Though government regulations such as the Title VII of the Civil Rights Act of 1964 and all its amendments have helped to mitigate the incidence of discrimination in the workplace, there is no denying that it still exists in a variety of forms. A Gallup poll released in December 2005 reported that the American workers surveyed showed improvement but there were still problems. As an example 22% of Caucasian women report that they have experienced some form of discrimination compared to 3% of Caucasian men. African American women report even higher incidence rates at 27%.
Discrimination Is Bad for Everyone
The complainant in a discrimination case is not the only one affected by the behavior. Discrimination can lower overall employee morale and turnover, which adversely affects the company’s bottom line. Preventing discrimination in the workplace is simply good business practice.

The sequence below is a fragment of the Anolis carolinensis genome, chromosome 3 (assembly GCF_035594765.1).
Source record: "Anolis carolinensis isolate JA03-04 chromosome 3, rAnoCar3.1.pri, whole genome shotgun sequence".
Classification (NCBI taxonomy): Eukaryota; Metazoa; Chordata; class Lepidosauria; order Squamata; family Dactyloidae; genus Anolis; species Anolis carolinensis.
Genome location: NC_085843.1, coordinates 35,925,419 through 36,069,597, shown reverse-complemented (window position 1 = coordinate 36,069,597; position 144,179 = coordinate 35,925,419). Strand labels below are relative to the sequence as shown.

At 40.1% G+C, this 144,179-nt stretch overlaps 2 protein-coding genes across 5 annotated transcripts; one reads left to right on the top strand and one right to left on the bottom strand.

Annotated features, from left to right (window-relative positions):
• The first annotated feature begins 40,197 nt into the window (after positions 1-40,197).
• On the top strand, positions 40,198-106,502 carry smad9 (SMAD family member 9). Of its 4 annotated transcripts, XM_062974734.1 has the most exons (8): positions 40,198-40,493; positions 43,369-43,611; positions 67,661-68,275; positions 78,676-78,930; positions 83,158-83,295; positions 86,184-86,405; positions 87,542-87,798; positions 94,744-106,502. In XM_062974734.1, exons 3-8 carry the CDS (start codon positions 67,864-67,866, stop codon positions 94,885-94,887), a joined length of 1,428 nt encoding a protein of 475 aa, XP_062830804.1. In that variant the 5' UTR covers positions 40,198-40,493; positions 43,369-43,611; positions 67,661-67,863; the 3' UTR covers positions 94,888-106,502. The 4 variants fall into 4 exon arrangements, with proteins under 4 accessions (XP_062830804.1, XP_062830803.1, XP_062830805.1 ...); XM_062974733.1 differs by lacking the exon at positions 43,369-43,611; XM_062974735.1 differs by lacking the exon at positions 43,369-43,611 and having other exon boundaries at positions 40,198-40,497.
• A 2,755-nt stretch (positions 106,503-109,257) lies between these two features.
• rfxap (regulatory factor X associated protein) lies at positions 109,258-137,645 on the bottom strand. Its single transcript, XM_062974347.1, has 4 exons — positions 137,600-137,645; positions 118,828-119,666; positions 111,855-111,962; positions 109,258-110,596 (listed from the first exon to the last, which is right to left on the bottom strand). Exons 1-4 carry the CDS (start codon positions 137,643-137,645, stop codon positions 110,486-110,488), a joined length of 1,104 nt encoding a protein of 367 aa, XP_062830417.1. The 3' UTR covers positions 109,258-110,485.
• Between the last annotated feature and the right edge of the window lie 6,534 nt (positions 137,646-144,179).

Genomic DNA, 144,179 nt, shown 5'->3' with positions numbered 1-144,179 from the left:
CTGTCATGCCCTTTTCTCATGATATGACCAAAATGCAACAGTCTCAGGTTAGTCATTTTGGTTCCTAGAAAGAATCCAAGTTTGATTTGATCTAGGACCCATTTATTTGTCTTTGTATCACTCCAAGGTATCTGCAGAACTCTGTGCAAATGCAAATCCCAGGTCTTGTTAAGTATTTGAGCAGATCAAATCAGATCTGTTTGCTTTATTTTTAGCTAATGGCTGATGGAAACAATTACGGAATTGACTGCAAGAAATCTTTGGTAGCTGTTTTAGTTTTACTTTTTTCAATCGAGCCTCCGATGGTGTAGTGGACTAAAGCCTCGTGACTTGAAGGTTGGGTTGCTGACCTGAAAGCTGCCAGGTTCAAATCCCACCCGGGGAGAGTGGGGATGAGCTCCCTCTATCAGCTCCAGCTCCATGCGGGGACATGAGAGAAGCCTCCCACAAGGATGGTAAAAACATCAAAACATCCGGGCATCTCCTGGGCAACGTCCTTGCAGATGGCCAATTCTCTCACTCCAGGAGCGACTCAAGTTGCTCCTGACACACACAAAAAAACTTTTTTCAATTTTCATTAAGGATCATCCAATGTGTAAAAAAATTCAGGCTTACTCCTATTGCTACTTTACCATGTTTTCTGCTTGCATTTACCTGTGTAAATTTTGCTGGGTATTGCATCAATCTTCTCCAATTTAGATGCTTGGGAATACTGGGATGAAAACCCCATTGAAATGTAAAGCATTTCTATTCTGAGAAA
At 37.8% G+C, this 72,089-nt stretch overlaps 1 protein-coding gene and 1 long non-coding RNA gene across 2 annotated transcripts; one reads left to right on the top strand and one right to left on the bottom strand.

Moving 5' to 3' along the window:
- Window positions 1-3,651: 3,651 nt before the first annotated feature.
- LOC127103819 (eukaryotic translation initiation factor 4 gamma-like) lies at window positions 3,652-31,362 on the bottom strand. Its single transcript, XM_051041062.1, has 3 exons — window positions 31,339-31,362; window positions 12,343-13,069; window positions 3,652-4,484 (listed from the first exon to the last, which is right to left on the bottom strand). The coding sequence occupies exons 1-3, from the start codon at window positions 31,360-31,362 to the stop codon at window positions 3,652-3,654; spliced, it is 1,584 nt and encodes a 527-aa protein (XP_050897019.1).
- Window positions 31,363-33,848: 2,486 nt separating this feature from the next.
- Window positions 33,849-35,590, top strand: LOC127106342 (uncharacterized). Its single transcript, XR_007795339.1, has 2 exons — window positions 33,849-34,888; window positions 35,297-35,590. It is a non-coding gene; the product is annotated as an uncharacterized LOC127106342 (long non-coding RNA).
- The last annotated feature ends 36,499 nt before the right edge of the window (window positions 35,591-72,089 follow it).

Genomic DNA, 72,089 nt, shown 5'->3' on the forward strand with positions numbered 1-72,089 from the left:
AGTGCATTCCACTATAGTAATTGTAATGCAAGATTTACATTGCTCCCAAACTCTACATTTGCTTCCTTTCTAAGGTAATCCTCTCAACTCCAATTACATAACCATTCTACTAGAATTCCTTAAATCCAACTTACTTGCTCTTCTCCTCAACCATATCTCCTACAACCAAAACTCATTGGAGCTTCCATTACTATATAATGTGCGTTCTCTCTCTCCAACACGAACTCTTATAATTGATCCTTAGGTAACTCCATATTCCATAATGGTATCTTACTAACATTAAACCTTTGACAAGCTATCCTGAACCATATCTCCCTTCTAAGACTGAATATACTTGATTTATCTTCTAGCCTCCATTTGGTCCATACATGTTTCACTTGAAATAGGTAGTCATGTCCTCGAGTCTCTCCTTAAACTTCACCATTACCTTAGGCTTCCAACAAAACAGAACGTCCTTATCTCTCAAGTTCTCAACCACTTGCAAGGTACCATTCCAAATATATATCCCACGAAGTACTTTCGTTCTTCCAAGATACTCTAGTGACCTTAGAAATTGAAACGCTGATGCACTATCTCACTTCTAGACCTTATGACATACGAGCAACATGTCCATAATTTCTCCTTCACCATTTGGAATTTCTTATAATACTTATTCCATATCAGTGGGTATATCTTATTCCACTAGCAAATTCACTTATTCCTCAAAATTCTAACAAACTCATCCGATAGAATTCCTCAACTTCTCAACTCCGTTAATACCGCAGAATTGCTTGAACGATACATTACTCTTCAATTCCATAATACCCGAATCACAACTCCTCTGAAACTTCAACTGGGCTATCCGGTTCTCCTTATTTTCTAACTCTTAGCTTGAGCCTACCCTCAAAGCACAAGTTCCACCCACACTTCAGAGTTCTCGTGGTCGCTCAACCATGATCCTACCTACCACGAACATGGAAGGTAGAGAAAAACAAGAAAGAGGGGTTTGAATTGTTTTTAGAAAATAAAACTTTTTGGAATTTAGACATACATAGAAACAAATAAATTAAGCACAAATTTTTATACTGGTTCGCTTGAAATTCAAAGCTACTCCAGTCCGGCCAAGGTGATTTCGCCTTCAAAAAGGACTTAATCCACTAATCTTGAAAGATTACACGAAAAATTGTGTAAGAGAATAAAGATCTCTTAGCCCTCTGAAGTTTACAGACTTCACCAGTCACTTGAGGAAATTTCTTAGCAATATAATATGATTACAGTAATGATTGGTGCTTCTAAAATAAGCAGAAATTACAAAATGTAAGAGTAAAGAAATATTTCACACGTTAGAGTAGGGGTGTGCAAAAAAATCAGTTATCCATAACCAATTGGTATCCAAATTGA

Tips to Help Your Business Prevent Discrimination
Analyze current company policies in any aspect that discrimination may occur such as hiring, promotion, and termination practices, benefits programs, and compensation packages.
Institute a discrimination policy that is distributed to all employees on all levels. The policy should be perceived as fair and should reinforce appropriate managerial behaviors.
Train all employees at all levels on your discrimination policy.
Outline a formal procedure to report discrimination that employees feel comfortable utilizing. Disciplinary actions should also be clearly outlined.
Take action quickly when an allegation of discrimination if reported.
NEW GALLUP POLL ON EMPLOYMENT DISCRIMINATION SHOWS PROGRESS, PROBLEMS 40 YEARS AFTER FOUNDING OF EEOC
Title VII of the Civil Rights Act of 1964